SPEAKER: A/Professor Alan York, School of Ecosystem and Forest Sciences, Faculty of Science, University of Melbourne
DATE: Friday, 21st October 2016
LOCATION: Geelong Campus at Waurn Ponds – CADET building room KE1.207
Seminar will also be video linked to the following campuses: Melbourne Campus at Burwood, Burwood Corporate Centre (BCC); and Warrnambool Campus, Room J2.22
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ABSTRACT: In fire-prone ecosystems, fire, an agent of disturbance, can influence landscape heterogeneity at a range of spatial scales. This heterogeneity varies not only over space, but with time, as successive disturbance events reshape landscape pattern.
The range of post-disturbance states and their spatial configuration is expressed as a landscape ‘mosaic’; the nature of which in both space and time is thought to have a substantial influence on biodiversity. Heterogenous, species-rich landscapes should be more resilient to disturbances such as fire.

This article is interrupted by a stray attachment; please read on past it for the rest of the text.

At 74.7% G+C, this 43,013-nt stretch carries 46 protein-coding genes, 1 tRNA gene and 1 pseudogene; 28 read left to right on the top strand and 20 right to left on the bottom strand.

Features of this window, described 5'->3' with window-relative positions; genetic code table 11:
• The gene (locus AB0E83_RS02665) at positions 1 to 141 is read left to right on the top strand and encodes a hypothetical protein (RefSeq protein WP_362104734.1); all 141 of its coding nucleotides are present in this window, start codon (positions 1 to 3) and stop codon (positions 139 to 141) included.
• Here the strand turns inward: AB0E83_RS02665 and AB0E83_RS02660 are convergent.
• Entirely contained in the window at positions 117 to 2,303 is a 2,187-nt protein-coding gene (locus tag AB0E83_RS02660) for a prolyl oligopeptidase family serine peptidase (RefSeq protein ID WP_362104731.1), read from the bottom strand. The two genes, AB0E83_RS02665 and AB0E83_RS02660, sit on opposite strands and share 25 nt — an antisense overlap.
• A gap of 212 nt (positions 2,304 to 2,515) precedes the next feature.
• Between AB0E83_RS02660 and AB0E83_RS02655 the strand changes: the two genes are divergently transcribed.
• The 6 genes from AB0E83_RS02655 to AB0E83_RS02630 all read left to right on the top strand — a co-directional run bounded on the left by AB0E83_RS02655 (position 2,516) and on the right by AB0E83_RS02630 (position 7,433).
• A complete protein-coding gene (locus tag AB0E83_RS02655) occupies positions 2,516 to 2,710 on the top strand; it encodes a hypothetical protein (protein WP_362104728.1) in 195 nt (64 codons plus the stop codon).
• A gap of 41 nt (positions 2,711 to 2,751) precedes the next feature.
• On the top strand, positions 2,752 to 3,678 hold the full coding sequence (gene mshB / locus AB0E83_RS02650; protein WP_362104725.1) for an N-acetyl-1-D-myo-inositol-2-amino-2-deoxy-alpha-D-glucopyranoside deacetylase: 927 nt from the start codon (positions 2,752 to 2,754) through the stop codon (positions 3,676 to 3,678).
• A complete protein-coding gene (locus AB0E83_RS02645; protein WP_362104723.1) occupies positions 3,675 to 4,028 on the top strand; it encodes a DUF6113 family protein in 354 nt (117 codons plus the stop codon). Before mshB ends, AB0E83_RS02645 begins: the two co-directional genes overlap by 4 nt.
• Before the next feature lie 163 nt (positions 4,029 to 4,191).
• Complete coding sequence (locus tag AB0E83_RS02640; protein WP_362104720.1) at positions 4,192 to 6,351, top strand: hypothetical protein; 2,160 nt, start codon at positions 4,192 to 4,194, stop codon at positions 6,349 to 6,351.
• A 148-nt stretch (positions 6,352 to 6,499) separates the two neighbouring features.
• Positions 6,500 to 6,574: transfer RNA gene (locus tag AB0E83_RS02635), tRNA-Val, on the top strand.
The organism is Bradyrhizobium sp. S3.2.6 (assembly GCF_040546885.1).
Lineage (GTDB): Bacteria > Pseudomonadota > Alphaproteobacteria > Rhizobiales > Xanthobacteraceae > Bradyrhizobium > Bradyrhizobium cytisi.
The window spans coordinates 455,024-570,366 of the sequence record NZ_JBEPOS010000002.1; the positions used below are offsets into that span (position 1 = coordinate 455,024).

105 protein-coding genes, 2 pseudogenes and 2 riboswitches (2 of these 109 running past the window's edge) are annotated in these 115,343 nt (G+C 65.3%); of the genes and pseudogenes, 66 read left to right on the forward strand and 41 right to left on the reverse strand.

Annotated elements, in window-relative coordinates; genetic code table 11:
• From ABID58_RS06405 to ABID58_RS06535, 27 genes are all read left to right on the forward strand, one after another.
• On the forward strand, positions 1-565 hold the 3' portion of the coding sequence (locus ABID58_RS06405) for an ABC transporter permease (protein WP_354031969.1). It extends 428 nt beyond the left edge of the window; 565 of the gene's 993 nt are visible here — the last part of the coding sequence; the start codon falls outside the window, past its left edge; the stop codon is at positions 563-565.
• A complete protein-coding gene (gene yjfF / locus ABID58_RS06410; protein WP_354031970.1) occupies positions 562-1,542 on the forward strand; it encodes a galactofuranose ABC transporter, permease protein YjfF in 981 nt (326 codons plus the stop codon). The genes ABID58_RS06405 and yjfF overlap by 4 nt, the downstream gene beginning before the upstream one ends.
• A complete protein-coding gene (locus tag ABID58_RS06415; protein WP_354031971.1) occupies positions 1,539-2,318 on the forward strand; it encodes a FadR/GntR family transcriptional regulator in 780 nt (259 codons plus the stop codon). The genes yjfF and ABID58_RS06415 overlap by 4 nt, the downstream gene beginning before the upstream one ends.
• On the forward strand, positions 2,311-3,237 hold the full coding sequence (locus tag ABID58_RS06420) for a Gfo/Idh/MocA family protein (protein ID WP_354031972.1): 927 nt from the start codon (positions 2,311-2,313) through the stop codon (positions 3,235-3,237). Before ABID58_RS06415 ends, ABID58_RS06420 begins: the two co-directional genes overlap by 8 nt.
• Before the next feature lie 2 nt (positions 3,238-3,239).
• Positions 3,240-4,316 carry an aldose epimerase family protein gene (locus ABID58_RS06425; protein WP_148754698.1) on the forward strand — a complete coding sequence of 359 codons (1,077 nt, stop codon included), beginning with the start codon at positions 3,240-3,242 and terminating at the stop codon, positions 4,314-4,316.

Our research program in the Otway Ranges have improved understanding of relationships between biodiversity and landscape heterogeneity, identified strengths and weaknesses of using post-fire growth stages as surrogates for fauna habitat and helped refine our understanding of how other aspects of the fire regime and landscape features influence animal populations.
In this presentation I summarise our research, highlighting what we have learnt, knowledge uptake by fire managers, and where we are currently going to refine current and evolving strategies.
BIO: Alan leads the Fire Ecology and Biodiversity research program within the School of Ecosystem and Forest Sciences at the University of Melbourne. His research group, based at Creswick, is currently investigating how fire causes patterns in the landscape, and how plants and animals respond to these patterns.
He has been involved in applied fire ecology research for over 30 years; working primarily in universities and State research agencies in NSW and Victoria.
Appointments with guest speaker may be made via Natasha Kaukov.